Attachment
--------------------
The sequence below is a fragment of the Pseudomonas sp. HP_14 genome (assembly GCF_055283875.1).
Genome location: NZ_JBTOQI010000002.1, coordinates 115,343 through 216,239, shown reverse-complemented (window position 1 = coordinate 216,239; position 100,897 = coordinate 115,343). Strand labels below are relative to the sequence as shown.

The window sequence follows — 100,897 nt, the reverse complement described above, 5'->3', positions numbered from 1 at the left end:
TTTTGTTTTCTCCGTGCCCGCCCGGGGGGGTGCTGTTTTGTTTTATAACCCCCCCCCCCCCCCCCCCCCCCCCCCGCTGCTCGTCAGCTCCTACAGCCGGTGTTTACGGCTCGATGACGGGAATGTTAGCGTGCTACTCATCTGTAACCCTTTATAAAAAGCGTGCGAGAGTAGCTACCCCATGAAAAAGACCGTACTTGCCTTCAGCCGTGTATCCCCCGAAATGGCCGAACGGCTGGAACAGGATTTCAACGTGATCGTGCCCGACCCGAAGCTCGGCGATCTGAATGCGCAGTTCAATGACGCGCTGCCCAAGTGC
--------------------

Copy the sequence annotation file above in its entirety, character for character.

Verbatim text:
The sequence below is a fragment of the Pseudomonas sp. HP_14 genome (assembly GCF_055283875.1).
Genome location: NZ_JBTOQI010000002.1, coordinates 115,343 through 216,239, shown reverse-complemented (window position 1 = coordinate 216,239; position 100,897 = coordinate 115,343). Strand labels below are relative to the sequence as shown.

The window sequence follows — 100,897 nt, the reverse complement described above, 5'->3', positions numbered from 1 at the left end:
TTTTGTTTTCTCCGTGCCCGCCCGGGGGGGTGCTGTTTTGTTTTATAACCCCCCCCCCCCCCCCCCCCCCCCCCCGCTGCTCGTCAGCTCCTACAGCCGGTGTTTACGGCTCGATGACGGGAATGTTAGCGTGCTACTCATCTGTAACCCTTTATAAAAAGCGTGCGAGAGTAGCTACCCCATGAAAAAGACCGTACTTGCCTTCAGCCGTGTATCCCCCGAAATGGCCGAACGGCTGGAACAGGATTTCAACGTGATCGTGCCCGACCCGAAGCTCGGCGATCTGAATGCGCAGTTCAATGACGCGCTGCCCAAGTGC